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Proposed place of worship spurs moratorium
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The possibility of a mosque coming to Newton County had citizens taking to social media and scrambling for answers, politicians looking into the county’s zoning ordinances and Atlanta media descending on the Newton County Historic Courthouse last week.

Word of a proposed mosque on Georgia Highway 162 and County Line Road spread before the Newton County Board of Commissioners (BOC) addressed the issue at its public meeting Tuesday night attended by a standing-room only crowd and three Atlanta television stations.

The BOC has since scheduled a town hall meeting for Monday, Aug. 22 at the Newton County Historic Courthouse to receive public comments on the proposed mosque. The meeting will be divided into two sessions, limited to 300 people each, with the first from 6 p.m.-7:30 p.m. and the second from 7:45 p.m.-9:15 p.m.

Newton County also will have a five-week moratorium on permit applications for places of worship after a motion proposed by District 1 Commissioner John Douglas passed unanimously at Tuesday’s meeting. The owners of the proposed mosque have submitted an administrative use permit that was approved, but no building permits have been applied for as of Tuesday night’s meeting.


The motion was added to the meeting’s agenda by Douglas in response to a 2015 land sale of two lots totaling 135 acres at the intersection of Hwy. 162 and County Line Road. The land was purchased from Neely Farms Family by Al Maad Al Islami Inc, which owns a mosque in Doraville, on Aug. 26 for a total of $675,900 from Neely Family Farms, LLC. A place of worship, cemetery and possible school were planned for the land.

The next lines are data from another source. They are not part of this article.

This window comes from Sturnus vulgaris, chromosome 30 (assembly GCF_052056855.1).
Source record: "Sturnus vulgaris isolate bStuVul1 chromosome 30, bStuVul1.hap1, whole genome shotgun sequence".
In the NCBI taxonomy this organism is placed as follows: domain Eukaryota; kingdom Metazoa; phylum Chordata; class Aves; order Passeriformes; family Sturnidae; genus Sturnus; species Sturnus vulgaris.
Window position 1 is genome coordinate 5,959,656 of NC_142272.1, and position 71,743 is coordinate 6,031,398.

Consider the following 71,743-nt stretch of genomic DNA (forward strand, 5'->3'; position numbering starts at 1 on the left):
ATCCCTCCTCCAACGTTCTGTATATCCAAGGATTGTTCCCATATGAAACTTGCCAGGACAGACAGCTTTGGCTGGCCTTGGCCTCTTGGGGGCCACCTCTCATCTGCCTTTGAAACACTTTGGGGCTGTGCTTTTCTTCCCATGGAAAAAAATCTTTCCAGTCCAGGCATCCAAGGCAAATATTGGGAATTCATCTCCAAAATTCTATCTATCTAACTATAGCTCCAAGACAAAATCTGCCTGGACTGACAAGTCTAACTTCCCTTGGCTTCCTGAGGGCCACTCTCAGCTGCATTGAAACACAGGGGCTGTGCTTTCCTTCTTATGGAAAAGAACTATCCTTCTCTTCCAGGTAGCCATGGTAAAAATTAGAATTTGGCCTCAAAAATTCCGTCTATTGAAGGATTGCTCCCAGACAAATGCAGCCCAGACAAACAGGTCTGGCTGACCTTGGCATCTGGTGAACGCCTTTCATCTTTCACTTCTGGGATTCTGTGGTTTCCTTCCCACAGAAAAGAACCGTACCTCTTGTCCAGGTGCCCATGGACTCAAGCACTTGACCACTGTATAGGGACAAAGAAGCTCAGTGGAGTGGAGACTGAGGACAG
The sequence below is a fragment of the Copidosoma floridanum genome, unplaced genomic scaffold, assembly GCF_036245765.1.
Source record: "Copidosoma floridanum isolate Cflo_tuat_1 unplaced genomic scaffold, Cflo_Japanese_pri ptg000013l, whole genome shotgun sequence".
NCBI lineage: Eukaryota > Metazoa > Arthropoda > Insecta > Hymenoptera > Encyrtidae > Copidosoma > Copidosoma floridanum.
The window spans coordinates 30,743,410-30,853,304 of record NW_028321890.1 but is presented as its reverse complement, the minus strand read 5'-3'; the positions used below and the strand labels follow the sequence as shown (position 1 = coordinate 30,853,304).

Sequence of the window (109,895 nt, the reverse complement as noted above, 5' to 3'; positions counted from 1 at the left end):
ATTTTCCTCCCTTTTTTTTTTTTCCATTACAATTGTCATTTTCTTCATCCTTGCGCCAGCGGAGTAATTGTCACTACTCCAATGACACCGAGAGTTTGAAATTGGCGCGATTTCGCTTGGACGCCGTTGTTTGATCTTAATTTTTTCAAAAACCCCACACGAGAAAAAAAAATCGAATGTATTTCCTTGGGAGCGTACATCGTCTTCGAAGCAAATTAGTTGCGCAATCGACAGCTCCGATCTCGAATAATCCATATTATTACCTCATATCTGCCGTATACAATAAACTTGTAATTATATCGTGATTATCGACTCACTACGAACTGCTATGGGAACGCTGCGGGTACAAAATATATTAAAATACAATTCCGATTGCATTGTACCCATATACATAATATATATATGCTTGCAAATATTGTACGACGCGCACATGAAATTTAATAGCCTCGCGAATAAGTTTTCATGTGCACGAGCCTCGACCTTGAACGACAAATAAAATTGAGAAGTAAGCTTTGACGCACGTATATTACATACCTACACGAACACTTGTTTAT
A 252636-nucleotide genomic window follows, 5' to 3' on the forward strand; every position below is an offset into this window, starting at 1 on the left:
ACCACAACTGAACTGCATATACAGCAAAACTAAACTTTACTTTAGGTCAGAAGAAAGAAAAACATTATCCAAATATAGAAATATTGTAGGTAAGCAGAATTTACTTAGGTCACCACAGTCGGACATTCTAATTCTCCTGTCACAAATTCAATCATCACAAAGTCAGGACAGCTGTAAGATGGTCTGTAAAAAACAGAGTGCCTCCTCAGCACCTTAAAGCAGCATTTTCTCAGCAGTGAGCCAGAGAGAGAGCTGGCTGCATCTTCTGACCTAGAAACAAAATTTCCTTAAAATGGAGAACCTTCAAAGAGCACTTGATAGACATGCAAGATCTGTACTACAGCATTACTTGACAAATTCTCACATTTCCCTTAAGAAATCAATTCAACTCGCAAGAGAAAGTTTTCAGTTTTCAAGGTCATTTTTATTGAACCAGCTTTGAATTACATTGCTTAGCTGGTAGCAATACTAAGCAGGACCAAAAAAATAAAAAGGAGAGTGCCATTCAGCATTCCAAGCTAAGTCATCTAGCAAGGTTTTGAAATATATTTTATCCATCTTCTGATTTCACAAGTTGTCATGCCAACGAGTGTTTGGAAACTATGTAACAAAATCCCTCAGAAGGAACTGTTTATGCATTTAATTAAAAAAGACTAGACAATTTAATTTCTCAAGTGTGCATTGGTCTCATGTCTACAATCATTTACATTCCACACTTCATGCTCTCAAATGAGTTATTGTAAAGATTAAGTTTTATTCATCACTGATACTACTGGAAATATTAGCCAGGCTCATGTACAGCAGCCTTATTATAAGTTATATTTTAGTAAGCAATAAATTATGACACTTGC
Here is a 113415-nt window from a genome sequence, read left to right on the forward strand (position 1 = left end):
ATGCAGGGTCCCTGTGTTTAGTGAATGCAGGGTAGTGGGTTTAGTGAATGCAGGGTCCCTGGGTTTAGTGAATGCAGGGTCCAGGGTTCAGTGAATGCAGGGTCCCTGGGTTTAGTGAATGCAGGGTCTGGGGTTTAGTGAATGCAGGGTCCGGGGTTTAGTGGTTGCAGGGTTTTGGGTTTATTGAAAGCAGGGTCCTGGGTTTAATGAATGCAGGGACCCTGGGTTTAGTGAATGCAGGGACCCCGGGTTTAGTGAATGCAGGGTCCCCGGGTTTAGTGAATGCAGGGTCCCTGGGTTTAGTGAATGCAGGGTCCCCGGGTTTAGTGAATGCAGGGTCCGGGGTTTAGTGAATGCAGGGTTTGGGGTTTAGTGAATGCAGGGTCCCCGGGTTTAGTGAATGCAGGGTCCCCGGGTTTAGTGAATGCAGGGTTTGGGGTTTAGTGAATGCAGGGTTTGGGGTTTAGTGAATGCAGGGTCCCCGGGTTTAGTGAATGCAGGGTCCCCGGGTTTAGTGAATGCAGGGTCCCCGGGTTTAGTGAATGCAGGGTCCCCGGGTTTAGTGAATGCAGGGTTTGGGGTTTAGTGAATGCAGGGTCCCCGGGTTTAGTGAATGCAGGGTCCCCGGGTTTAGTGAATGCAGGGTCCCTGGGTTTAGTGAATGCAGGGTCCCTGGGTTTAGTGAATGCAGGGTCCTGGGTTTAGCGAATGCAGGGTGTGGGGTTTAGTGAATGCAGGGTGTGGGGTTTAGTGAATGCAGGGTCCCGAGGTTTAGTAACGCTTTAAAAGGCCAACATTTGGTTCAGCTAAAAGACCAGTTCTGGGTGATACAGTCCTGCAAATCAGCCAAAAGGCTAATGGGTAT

A use permit was granted on June 16, 2015, by Newton County Developmental Services without a public hearing or notice because the county ordinance permits places of worship in all zoning areas. Cemeteries are also permissible in areas zoned agriculture residential, as long as the property is at least 10 acres in size and all graves are set back 40-feet from property or right-of-way lines, according to Section 510-151 of the Newton County Zoning Ordinance.

In accordance with Article five of the Newton County zoning ordinance, a place of worship must be a minimum of four acres, and can only have accessory uses including Sunday School facilities, recreational areas, parking, cemetery, caretaker’s housing in a separate residential structure and residential living facilities such as a convent, abbey or parsonage. All places of worship fall under tax-exempt status.

“According to the site plan submitted with this request allocating 10.5 acres for the initial cemetery plus an additional 15.1 acres for cemetery expansion, the request to operate a private cemetery is an allowable ancillary use for a Place of Worship or a stand-alone use as presented,” said Judy Johnson, Zoning Administrator, in an approval letter to A Maad Al Islami, Inc., dated June 16, 2015. “The cemetery use must comply with the requirements of Sec. 510-151 of the Newton County Zoning Ordinance.”

If a school was built on the property, as mentioned in a Letter of Intent from the purchaser of the land, the BOC would need to grant a permit. The Letter of Intent also stated that the “initial access to the church site will be from County Line Road.” When the church is able to expand operations, the letter went on to say, a curb would be sought from the Georgia Department of Transportation for access onto Hwy. 162.